PRIMROSE, COWSLIP, AND OXLIP IN FRENCH. -French dictionaries seem to be in somewhat of a fog with regard to the exact equivalents of these innocent-hearted flowers in French, nor does even M. Gasc's most excellent dictionary (ed. 1889), quite clear up the difficulty. Under the head of "Cowslip," M. Gase gives coucou, brayette, and primevère commune; but then in the French-English division he explains brayette as "cowslip" (that agrees with the definition in the English-French division); coucou, as "cowslip, daffodil, ragged robin, barren strawberry-plant"-a complex definition that leaves us all in the dark; primevère, M. Gasc explains as 66 primrose, cowslip, oxlip, polyanthus." Cowslips, oxlips, and primroses, I am told, all belong to the same genus; but surely they are different species! A member of the Primrose League would not, I imagine, consider that he had done his devoir if, on Primrose Day, he laid a garland of cowslips or oxlips on Lord Beaconsfield's statue. Spiers explains brayette as "cowslip," which agrees with M. Gasc, but Roubaud explains it as "common primrose," which throws us out again. Both Spiers and Roubaud explain primevère as primrose, Cowslip, oxlip." An oxlip, in M. Gasc's dictionary, is primevère élevée. Why primevère at all, if primevère is really a primrose? As M. Gasc Occasionally writes in 'N. & Q.,' would there be any harm in asking him (or DNARGEL) to translate the following sentence into such French as an educated French person would ordinarily use?"I am going out to gather cowslips and primroses,


That is

and I hope to find some oxlips as well. bringing it to a point; and I shall be very glad if either of the above gentlemen will, as I am sure he can, clear up the uncertainty once for all.

A lady to whom I mentioned the matter writes to me: "I saw the other day a French person whom I know (not a lady), and I asked about the cowslip. She said at once, 'Oh, oui; c'est bien peigle.' So it [peigle] must be provincial." This is, no doubt, the case, as I do not find it in any of my French dictionaries. It is curious that in Essex cowslips, and in Suffolk buttercups, are called "paigles." See 'N. & Q.,' 3rd S. i. 330, and 4th S. vi. 155; see also a long list of flowers in Ben Jonson's Masque Pan's Anniversary,' where the word-whatever it means here-is spelt "pagles" (Gifford's 'Ben Jonson,' ed. 1860).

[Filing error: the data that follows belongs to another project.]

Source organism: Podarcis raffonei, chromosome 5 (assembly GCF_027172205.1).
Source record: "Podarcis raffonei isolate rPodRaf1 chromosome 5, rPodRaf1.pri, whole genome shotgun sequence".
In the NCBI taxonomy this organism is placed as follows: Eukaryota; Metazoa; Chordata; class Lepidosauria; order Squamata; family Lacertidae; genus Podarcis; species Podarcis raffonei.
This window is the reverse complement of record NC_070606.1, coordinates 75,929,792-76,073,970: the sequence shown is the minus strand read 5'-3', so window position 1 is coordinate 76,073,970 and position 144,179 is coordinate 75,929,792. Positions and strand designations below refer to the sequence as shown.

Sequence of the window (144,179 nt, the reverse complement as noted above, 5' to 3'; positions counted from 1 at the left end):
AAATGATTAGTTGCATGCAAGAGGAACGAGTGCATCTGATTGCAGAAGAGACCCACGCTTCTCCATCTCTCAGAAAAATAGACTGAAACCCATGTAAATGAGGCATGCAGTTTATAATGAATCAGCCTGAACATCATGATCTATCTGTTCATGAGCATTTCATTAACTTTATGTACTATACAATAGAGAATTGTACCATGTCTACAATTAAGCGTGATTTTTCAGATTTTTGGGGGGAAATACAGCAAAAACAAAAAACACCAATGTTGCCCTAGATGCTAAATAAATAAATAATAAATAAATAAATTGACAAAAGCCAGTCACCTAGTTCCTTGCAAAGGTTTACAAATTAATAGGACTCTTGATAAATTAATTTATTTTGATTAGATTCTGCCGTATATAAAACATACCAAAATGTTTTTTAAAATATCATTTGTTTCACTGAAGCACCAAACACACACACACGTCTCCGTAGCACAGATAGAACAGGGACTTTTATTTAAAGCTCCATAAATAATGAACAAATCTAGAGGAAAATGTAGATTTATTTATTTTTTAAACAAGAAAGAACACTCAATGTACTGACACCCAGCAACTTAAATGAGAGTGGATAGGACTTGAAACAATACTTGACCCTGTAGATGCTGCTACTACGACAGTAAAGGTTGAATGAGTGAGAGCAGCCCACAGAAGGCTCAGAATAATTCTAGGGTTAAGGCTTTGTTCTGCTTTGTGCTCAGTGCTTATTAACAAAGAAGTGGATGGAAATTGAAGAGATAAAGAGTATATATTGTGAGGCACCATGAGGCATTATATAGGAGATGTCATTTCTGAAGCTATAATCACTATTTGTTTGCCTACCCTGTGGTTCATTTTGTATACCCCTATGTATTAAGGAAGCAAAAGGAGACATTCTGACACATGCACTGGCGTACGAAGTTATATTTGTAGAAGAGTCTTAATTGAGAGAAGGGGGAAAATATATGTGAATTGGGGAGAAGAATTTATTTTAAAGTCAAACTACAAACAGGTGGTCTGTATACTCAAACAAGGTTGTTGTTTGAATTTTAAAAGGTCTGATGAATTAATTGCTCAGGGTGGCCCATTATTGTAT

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In N. & Q.,' 4th S. vi. 155, it is stated, in an editorial note, that "fleur de paralysie French name for the cowslip. Neither M. Gasc nor Prof. Roubaud gives this, but in Spiers "herbe à la paralysie" is defined as common primrose." JONATHAN BOUCHIER. Ropley, Alresford.

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"Some still existing superstitions among fishermen are communicated by a resident in Fraserburgh to an Aberdeen contemporary, the Daily Free Press. At the beginning of the herring season the crew all try to seize the herring first on board, to see if it be male or female. If it is a male, their fishing may be expected to be a poor one; if a female, a good one. Sometimes, however, the skipper secures it and hides it away, salting it, and laying it past for the season. The boat must not be ill omen must not be spoken of in the boat, and ministers turned against the sun. Certain animals considered of in this respect occupy the same place as rabbits, hares, and pigs. Fishermen do not like to lend anything to a neighbouring boat, lest their luck should go with it. If they lend a match, they will contrive-secretly if possible their luck. Their dislike to have anything stolen is in-to break it and keep part, hoping thereby to retain creased by the fear that the thief may have stolen their luck with it. To ask the question, Where are you going?' of any one who is going on board is equivalent to destroying all his chances for that time. Persons with certain names are held to be of bad omen, the dreaded names being different in different villages."


"THIRTY DAYS HATH SEPTEMBER."-A paragraph is going the round of the provincial press attributing these well-known lines to a schoolmaster at Newcastle - on- Tyne, named Springmann, who flourished there during the early years of the present century. The blunder originated in a curious way. Eight or ten years ago a biography of Springmann appeared in the Newcastle Weekly Chronicle, in which note was made of a practice which the old schoolmaster adopted of turning his lessons into rhymes, like the familiar lines "Thirty days," &c. Somebody, misreading the article,

assumed that Springmann composed "the familiar lines," and has recently sent the error booming through the press. A paragraph in 'N. & Q.' may help to arrest the further progress of this stupid blunder. RICHARD WELFORD.

JAMES, SEVENTH EARL OF DERBY.-I have a copy of a French memoir of James, seventh Earl of Derby, and Charlotte de la Trémouille, his wife, a thin pamphlet of nineteen pages, which has the following title-page :